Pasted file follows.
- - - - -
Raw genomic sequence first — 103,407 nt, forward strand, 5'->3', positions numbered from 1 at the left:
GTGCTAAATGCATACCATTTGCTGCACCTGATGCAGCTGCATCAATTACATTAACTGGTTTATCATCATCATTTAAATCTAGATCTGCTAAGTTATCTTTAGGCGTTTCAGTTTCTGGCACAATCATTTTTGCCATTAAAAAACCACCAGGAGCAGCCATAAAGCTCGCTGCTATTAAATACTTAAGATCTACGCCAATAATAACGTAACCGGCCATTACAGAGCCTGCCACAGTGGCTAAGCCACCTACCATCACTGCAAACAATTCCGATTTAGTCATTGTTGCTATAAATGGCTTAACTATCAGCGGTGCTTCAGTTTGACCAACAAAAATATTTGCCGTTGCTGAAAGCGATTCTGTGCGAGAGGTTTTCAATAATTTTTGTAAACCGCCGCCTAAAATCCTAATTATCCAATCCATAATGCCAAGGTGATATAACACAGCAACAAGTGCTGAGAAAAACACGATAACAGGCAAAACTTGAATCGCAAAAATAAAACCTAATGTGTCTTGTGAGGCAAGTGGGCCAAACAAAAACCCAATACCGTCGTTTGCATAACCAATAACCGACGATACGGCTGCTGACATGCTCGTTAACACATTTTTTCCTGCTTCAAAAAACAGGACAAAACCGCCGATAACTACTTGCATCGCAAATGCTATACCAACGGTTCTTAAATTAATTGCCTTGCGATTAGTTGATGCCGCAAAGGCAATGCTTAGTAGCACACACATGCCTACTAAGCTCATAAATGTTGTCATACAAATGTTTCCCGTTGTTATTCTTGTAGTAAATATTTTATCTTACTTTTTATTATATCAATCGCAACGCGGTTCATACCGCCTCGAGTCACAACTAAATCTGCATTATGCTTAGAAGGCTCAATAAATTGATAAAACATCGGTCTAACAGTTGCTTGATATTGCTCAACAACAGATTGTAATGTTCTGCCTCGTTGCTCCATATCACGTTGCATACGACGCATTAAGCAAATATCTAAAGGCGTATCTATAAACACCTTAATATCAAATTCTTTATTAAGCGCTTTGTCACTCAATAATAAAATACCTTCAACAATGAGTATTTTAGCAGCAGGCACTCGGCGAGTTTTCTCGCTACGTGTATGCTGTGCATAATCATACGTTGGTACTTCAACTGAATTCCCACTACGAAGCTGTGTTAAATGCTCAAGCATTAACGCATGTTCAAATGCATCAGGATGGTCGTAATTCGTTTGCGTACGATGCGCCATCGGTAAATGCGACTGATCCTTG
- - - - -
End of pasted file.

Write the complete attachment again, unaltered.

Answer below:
Raw genomic sequence first — 103,407 nt, forward strand, 5'->3', positions numbered from 1 at the left:
GTGCTAAATGCATACCATTTGCTGCACCTGATGCAGCTGCATCAATTACATTAACTGGTTTATCATCATCATTTAAATCTAGATCTGCTAAGTTATCTTTAGGCGTTTCAGTTTCTGGCACAATCATTTTTGCCATTAAAAAACCACCAGGAGCAGCCATAAAGCTCGCTGCTATTAAATACTTAAGATCTACGCCAATAATAACGTAACCGGCCATTACAGAGCCTGCCACAGTGGCTAAGCCACCTACCATCACTGCAAACAATTCCGATTTAGTCATTGTTGCTATAAATGGCTTAACTATCAGCGGTGCTTCAGTTTGACCAACAAAAATATTTGCCGTTGCTGAAAGCGATTCTGTGCGAGAGGTTTTCAATAATTTTTGTAAACCGCCGCCTAAAATCCTAATTATCCAATCCATAATGCCAAGGTGATATAACACAGCAACAAGTGCTGAGAAAAACACGATAACAGGCAAAACTTGAATCGCAAAAATAAAACCTAATGTGTCTTGTGAGGCAAGTGGGCCAAACAAAAACCCAATACCGTCGTTTGCATAACCAATAACCGACGATACGGCTGCTGACATGCTCGTTAACACATTTTTTCCTGCTTCAAAAAACAGGACAAAACCGCCGATAACTACTTGCATCGCAAATGCTATACCAACGGTTCTTAAATTAATTGCCTTGCGATTAGTTGATGCCGCAAAGGCAATGCTTAGTAGCACACACATGCCTACTAAGCTCATAAATGTTGTCATACAAATGTTTCCCGTTGTTATTCTTGTAGTAAATATTTTATCTTACTTTTTATTATATCAATCGCAACGCGGTTCATACCGCCTCGAGTCACAACTAAATCTGCATTATGCTTAGAAGGCTCAATAAATTGATAAAACATCGGTCTAACAGTTGCTTGATATTGCTCAACAACAGATTGTAATGTTCTGCCTCGTTGCTCCATATCACGTTGCATACGACGCATTAAGCAAATATCTAAAGGCGTATCTATAAACACCTTAATATCAAATTCTTTATTAAGCGCTTTGTCACTCAATAATAAAATACCTTCAACAATGAGTATTTTAGCAGCAGGCACTCGGCGAGTTTTCTCGCTACGTGTATGCTGTGCATAATCATACGTTGGTACTTCAACTGAATTCCCACTACGAAGCTGTGTTAAATGCTCAAGCATTAACGCATGTTCAAATGCATCAGGATGGTCGTAATTCGTTTGCGTACGATGCGCCATCGGTAAATGCGACTGATCCTTG